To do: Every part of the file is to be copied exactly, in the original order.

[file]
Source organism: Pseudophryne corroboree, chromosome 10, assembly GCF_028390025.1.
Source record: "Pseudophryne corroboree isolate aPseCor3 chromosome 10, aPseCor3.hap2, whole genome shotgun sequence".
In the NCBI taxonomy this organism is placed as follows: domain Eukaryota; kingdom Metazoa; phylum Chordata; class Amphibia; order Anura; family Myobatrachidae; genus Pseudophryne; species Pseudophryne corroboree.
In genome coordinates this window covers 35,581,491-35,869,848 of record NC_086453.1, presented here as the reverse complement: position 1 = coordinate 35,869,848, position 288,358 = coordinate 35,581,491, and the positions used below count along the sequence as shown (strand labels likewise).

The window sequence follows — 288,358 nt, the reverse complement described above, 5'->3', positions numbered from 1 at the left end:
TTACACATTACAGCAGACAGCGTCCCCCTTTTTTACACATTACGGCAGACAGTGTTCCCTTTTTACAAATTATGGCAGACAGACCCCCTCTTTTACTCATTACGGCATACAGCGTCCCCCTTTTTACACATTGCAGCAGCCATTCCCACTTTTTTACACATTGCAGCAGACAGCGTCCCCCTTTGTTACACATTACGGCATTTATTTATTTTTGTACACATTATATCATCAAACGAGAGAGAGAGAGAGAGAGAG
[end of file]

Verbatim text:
Source organism: Pseudophryne corroboree, chromosome 10, assembly GCF_028390025.1.
Source record: "Pseudophryne corroboree isolate aPseCor3 chromosome 10, aPseCor3.hap2, whole genome shotgun sequence".
In the NCBI taxonomy this organism is placed as follows: domain Eukaryota; kingdom Metazoa; phylum Chordata; class Amphibia; order Anura; family Myobatrachidae; genus Pseudophryne; species Pseudophryne corroboree.
In genome coordinates this window covers 35,581,491-35,869,848 of record NC_086453.1, presented here as the reverse complement: position 1 = coordinate 35,869,848, position 288,358 = coordinate 35,581,491, and the positions used below count along the sequence as shown (strand labels likewise).

The window sequence follows — 288,358 nt, the reverse complement described above, 5'->3', positions numbered from 1 at the left end:
TTACACATTACAGCAGACAGCGTCCCCCTTTTTTACACATTACGGCAGACAGTGTTCCCTTTTTACAAATTATGGCAGACAGACCCCCTCTTTTACTCATTACGGCATACAGCGTCCCCCTTTTTACACATTGCAGCAGCCATTCCCACTTTTTTACACATTGCAGCAGACAGCGTCCCCCTTTGTTACACATTACGGCATTTATTTATTTTTGTACACATTATATCATCAAACGAGAGAGAGAGAGAGAGAGAG